Jabra Elite Sport hands-on: light, sweat-proof, completely wireless earphones


Until not long ago, completely wireless earphones existed solely in the realm of fantasy. Today, there's already a number of models to choose from, and the Jabra Elite Sport is the latest to join the pack. 

Now, when we say "wireless earphones", we really mean it. The Elite Sport earbuds aren't tethered by a wire, which means that nothing hangs and nothing dangles while you're using them.

Alas, a completely wire-free design is a bit of a double-edged sword. Since all electronic components, batteries included, are fitted inside, the 'buds are bigger than average. As a result, some users might find them not as comfortable as they should be, depending on their ears' size, although we'd say the earbuds were okay in that respect. It's all a matter of finding the perfect wing and eartip size, it seems. 

Since the Jabra Elite Sport is a sporty accessory above all, it has been designed to withstand water damage to a great extent. The buds are sweat-resistant and come with 3 years warranty against sweat-related damage. They also offer coaching functionality when paired with a phone running Jabra's own fitness software. The latter can monitor how hard you're exercising by pulling data straight from the earphones' built-in heart-rate sensor. 

For the record, the coaching and activity monitoring features of the Jabra Elite Sport can't be used unless it is paired to a phone. That, however, isn't much of an issue, according to Jabra. Statistical data shows that over 90% of users exercise with their phones on them.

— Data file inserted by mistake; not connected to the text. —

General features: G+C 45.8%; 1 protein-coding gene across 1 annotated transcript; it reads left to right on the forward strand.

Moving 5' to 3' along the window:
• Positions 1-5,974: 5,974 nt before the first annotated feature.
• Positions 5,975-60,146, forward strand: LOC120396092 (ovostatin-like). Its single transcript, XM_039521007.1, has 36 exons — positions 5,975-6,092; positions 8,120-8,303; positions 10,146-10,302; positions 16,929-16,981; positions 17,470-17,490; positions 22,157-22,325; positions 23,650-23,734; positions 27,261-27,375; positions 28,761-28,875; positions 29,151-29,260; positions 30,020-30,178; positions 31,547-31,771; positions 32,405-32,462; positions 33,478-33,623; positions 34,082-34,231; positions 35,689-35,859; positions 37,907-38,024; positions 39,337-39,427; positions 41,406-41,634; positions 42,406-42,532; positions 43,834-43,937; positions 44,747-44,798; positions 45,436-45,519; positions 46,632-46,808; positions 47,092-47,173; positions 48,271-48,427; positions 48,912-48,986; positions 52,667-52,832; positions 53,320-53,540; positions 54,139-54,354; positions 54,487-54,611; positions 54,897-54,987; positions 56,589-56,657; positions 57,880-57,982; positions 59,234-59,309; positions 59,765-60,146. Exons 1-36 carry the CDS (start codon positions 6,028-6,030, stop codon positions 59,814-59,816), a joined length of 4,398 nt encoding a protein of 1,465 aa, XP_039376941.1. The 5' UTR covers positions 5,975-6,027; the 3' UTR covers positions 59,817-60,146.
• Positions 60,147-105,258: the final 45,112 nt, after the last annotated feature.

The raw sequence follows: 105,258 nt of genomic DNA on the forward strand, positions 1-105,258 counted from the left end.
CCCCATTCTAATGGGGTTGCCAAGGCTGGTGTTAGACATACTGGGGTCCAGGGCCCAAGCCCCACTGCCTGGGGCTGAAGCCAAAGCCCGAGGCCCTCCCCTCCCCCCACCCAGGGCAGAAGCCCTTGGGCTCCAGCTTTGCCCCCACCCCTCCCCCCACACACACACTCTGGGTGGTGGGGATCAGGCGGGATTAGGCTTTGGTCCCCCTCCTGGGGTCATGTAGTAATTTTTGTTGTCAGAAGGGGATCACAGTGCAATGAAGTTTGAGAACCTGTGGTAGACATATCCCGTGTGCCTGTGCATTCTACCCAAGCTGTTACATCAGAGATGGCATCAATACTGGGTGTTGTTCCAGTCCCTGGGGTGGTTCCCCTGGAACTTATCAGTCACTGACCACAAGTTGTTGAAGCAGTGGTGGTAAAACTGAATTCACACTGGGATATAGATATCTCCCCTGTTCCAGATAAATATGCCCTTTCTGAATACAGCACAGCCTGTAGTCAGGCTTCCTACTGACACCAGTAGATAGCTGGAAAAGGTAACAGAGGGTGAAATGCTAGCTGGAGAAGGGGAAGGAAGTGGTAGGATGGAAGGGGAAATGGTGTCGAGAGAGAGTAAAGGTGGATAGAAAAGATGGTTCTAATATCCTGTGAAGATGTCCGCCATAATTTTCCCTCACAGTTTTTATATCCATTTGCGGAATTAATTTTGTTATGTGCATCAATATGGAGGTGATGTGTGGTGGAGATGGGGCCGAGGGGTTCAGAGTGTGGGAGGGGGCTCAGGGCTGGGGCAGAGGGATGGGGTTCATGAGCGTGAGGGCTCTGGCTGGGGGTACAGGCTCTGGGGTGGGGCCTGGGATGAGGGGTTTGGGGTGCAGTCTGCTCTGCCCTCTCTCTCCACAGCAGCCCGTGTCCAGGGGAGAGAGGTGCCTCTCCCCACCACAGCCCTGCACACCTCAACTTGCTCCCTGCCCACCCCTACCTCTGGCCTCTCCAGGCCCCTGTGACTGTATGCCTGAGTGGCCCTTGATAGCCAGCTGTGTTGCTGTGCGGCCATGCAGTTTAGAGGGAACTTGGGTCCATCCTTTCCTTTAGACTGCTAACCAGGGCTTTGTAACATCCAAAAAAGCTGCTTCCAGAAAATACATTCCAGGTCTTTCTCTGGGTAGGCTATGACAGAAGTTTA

Although the buds are small, there's enough room on their outer side for physical buttons to fit. Volume and playback controls are accessible, and a double-press of one of the buttons enables an ambient sound mode. You do want to be aware of your surroundings while jogging, don't you? The placement of the controls does require some time to get used to. 

And lastly, we must comment on the battery life on these. The Jabra Elite Sport is promised to last through up to 3 hours of music listening, which is an acceptable figure. You can extend their battery life further using the provided carrying case, which doubles as a portable battery pack. The battery cell inside the case should give you two more full charges.

At 250 euro ($250 in the US), the Jabra Elite Sport aren't cheap. They're comparable to other earbuds of this kind, however, such as the Samsung Gear IconX. Unlike the latter, Jabra's offering can't work independently of a phone, but it could provide you with better battery life and it promises great phone call quality. Oh, and it works with the iPhone as well, while the IconX speaks Android only. Expect seeing the Jabra Elite Sport on US shelves in the beginning of November.

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